Secondly, people who are told they ‘maybe have dementia’ can enrol onto research programmes. There is now a national aspiration for the number of people to be enrolled through programmes such as #JoinDementiaResearch. Or people may simply be encouraged to donate directly to charity to fund dementia research, with an agenda skewed in a direction away from quality of care towards ‘future treatments’.

But I do feel, as leading campaigner Dr Martin Brunet clearly does, that we should continually be on guard as to who exactly benefits from the current dementia policy.

An apt starting point will be to know for certain what are the regional variations in the wait to get to memory clinics from primary care. We also need to know roughly want proportion of diagnoses at primary care need to be revised.

And finally, we need to know what to do about this (for example is there a case of further training of health professionals in the diagnosis of dementia?)

What we don’t want is an expedited diagnosis which turns out to be wrong. The leading campaigner Chris Roberts, living with mixed vascular and Alzheimer’s dementia, has specifically warned about this in public conferences.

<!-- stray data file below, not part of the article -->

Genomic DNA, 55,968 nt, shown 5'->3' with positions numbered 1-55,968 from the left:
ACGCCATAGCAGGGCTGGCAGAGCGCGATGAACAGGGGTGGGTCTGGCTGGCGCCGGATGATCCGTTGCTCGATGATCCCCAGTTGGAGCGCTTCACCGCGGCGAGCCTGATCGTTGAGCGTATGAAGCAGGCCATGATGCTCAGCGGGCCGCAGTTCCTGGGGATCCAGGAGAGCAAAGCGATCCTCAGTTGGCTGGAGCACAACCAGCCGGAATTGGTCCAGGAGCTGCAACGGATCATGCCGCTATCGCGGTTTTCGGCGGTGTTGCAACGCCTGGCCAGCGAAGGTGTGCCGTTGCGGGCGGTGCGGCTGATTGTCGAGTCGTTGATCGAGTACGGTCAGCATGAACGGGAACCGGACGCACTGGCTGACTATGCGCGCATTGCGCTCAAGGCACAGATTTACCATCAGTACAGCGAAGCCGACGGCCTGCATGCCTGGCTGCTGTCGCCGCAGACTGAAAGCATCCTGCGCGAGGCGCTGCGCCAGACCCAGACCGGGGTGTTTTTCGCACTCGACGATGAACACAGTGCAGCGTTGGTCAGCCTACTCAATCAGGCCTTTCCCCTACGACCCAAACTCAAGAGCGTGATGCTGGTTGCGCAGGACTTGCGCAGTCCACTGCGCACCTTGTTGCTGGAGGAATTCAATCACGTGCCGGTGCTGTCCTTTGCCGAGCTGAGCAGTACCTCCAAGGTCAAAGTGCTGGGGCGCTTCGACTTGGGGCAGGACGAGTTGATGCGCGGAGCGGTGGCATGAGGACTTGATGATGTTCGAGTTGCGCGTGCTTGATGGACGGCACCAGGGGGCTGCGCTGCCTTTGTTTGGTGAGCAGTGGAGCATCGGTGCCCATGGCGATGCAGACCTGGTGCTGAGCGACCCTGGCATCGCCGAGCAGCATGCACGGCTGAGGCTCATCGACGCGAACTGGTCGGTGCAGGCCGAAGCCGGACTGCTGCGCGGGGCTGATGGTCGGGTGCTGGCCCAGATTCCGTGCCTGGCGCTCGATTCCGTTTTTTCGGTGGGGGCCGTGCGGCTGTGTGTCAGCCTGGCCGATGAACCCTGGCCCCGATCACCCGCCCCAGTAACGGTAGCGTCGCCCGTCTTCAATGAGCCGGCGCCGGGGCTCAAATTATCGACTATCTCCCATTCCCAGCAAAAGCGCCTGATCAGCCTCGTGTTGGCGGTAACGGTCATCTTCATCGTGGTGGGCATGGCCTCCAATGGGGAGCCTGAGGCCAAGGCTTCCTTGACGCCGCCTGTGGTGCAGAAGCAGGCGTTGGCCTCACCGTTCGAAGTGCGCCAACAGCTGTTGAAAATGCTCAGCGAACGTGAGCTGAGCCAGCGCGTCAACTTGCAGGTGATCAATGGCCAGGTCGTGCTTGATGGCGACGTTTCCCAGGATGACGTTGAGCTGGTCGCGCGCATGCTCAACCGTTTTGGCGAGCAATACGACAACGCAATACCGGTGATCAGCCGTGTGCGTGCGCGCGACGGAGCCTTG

A quote often misattributed to Joseph Stalin is, “The … of one man is a tragedy, the … of millions is a statistic.” I do not want this debate to blame anyone (especially when the medical profession is doing its utmost for this policy). I want us to learn constructively from where things have clearly gone wrong. This will be for the benefit of all NHS patients.

Have Big Pharma undermined the case for screening through their grip on dementia policy?

Certain General Practitioners are ‘on heat’ as they take great delight in identifying that dementia does not meet current screening criteria, but they are missing their targets of creating maximum fuss but totally missing the point. In their narrow world, they define “benefit” as a treatment such as a magic bullet. “Benefit”, I believe even under the Wilson and Jungner (1968) construct, can mean something much wider, and ultimately the authors give a very big sense of this being for the benefit of the person or patient not the benefit of the physician. We simply have a lack of evidence base for living well with dementia, due to charities which focus on cure, care and prevention. Without this evidence, we cannot say, any of us, however big or small in the medical establishment or outside, that there’s “no benefit”. Carts and horses spring to mind. This is a good case of medical hierarchy being utterly irrelevant to ‘who is right’, and more importantly ‘what is right’ for the person trying to live well with dementia after his or her diagnosis.